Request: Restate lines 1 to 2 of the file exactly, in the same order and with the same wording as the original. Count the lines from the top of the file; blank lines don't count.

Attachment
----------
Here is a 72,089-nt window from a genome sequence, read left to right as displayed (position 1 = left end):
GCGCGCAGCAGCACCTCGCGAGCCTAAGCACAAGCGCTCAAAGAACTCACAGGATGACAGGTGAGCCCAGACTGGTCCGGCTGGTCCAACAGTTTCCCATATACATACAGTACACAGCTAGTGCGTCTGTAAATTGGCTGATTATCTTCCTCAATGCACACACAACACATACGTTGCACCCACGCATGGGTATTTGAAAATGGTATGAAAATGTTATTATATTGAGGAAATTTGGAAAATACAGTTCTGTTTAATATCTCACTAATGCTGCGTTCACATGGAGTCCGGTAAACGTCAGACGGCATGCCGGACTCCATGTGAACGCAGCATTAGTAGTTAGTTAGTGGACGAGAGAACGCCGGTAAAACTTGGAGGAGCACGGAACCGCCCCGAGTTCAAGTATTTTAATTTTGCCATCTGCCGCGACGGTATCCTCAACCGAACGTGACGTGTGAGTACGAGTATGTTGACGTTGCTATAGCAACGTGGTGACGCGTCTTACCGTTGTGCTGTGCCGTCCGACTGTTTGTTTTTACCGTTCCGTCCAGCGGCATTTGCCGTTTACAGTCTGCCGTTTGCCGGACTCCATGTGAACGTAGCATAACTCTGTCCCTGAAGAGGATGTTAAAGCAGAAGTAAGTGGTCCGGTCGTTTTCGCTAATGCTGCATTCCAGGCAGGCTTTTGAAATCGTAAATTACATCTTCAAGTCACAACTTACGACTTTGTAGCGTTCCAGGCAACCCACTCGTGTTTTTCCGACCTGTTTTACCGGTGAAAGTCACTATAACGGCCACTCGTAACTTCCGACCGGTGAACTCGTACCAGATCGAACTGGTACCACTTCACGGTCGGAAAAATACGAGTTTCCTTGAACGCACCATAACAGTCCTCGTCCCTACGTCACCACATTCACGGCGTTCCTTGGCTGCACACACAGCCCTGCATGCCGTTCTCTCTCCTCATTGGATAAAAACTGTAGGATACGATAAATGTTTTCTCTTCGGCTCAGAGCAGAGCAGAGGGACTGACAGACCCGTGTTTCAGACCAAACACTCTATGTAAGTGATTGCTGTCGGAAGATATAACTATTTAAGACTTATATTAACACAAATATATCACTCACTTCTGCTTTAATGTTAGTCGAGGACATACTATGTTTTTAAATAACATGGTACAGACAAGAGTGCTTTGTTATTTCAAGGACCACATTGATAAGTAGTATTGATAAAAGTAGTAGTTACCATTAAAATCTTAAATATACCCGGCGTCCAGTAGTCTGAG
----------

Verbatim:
Here is a 72,089-nt window from a genome sequence, read left to right as displayed (position 1 = left end):
GCGCGCAGCAGCACCTCGCGAGCCTAAGCACAAGCGCTCAAAGAACTCACAGGATGACAGGTGAGCCCAGACTGGTCCGGCTGGTCCAACAGTTTCCCATATACATACAGTACACAGCTAGTGCGTCTGTAAATTGGCTGATTATCTTCCTCAATGCACACACAACACATACGTTGCACCCACGCATGGGTATTTGAAAATGGTATGAAAATGTTATTATATTGAGGAAATTTGGAAAATACAGTTCTGTTTAATATCTCACTAATGCTGCGTTCACATGGAGTCCGGTAAACGTCAGACGGCATGCCGGACTCCATGTGAACGCAGCATTAGTAGTTAGTTAGTGGACGAGAGAACGCCGGTAAAACTTGGAGGAGCACGGAACCGCCCCGAGTTCAAGTATTTTAATTTTGCCATCTGCCGCGACGGTATCCTCAACCGAACGTGACGTGTGAGTACGAGTATGTTGACGTTGCTATAGCAACGTGGTGACGCGTCTTACCGTTGTGCTGTGCCGTCCGACTGTTTGTTTTTACCGTTCCGTCCAGCGGCATTTGCCGTTTACAGTCTGCCGTTTGCCGGACTCCATGTGAACGTAGCATAACTCTGTCCCTGAAGAGGATGTTAAAGCAGAAGTAAGTGGTCCGGTCGTTTTCGCTAATGCTGCATTCCAGGCAGGCTTTTGAAATCGTAAATTACATCTTCAAGTCACAACTTACGACTTTGTAGCGTTCCAGGCAACCCACTCGTGTTTTTCCGACCTGTTTTACCGGTGAAAGTCACTATAACGGCCACTCGTAACTTCCGACCGGTGAACTCGTACCAGATCGAACTGGTACCACTTCACGGTCGGAAAAATACGAGTTTCCTTGAACGCACCATAACAGTCCTCGTCCCTACGTCACCACATTCACGGCGTTCCTTGGCTGCACACACAGCCCTGCATGCCGTTCTCTCTCCTCATTGGATAAAAACTGTAGGATACGATAAATGTTTTCTCTTCGGCTCAGAGCAGAGCAGAGGGACTGACAGACCCGTGTTTCAGACCAAACACTCTATGTAAGTGATTGCTGTCGGAAGATATAACTATTTAAGACTTATATTAACACAAATATATCACTCACTTCTGCTTTAATGTTAGTCGAGGACATACTATGTTTTTAAATAACATGGTACAGACAAGAGTGCTTTGTTATTTCAAGGACCACATTGATAAGTAGTATTGATAAAAGTAGTAGTTACCATTAAAATCTTAAATATACCCGGCGTCCAGTAGTCTGAG